A proposal by the 10th National Assembly to allocate N110 billion for the purchase of 465 bulletproof cars and SUVs for its members and principal officials has sparked widespread outcry. The Socio-Economic Rights and Accountability Project (SERAP) has taken a stand against this extravagant plan and called on the Senate President, Mr. Godswill Akpabio, and the Speaker of the House of Representatives, Mr. Tajudeen Abbas, to reconsider their decision.
SERAP has strongly urged the leaders to repeal the 2022 Supplementary Appropriation Act, which would reduce the budget for the National Assembly by N110 billion. This move aims to reflect the current economic realities in the country and address the impact of removing fuel subsidies on over 137 million impoverished Nigerians. Instead, SERAP proposes that the funds be redirected towards addressing critical issues like the education of over 20 million out-of-school children in Nigeria.
According to reports, the proposed budget includes N70 billion allocated as “palliatives” for new lawmakers and N40 billion for the purchase of luxurious vehicles for legislators. The stark contrast between the allocation for lawmakers and the amount designated to support millions of struggling citizens has only intensified public outrage.
In a letter dated 15 July 2023 and signed by SERAP’s deputy director, Kolawole Oluwadare, the organization emphasized the need to stop this apparent conflict of interest and self-dealing among members of the National Assembly. SERAP accused the lawmakers of breaching their fiduciary duties and undermining the public trust by arbitrarily increasing their budget amid the dire economic situation faced by millions of Nigerians.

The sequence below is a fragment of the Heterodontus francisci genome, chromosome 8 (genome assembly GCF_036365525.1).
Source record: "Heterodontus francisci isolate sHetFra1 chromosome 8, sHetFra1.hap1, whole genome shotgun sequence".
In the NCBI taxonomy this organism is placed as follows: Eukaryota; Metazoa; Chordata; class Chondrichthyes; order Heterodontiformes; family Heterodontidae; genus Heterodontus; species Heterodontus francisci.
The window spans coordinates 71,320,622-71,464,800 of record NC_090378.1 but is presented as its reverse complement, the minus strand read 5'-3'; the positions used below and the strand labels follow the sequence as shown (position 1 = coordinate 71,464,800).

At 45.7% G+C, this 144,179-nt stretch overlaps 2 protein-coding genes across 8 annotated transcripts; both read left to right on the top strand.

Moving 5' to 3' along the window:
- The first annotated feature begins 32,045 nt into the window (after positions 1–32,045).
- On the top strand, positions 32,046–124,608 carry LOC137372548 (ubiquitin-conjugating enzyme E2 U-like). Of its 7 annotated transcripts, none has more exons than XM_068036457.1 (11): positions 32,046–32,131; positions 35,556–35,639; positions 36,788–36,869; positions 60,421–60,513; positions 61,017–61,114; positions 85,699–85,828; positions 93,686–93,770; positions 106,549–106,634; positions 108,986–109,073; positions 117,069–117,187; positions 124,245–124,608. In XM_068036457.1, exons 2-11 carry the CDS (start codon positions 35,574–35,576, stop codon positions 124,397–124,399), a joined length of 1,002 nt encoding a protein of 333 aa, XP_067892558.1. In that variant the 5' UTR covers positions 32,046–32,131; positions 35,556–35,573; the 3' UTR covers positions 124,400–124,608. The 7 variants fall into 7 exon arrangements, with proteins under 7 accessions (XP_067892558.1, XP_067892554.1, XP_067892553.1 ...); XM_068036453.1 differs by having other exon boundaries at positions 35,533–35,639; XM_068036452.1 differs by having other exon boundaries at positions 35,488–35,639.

SERAP reminded the National Assembly of its constitutional obligations to prioritize the welfare of the people and promote national prosperity. By reallocating the proposed N110 billion towards education and addressing the plight of out-of-school children, the National Assembly can fulfill its duty of providing equal and adequate educational opportunities for all citizens.
The organization also stressed that education is not just a fundamental human right but also a crucial means of realizing other human rights. The misallocation of resources in favor of luxury vehicles over education could potentially constitute a violation of human rights under international law.
SERAP has given the leaders a seven-day ultimatum to respond and take appropriate action in the interest of the public. Failure to comply may lead to legal actions to enforce their demands.
As the nation watches closely, the fate of the N110 billion budget allocation hangs in the balance. The decision made by the National Assembly will not only shape the future of lawmakers’ luxury but will also have far-reaching consequences for the education and well-being of millions of Nigerian children and citizens.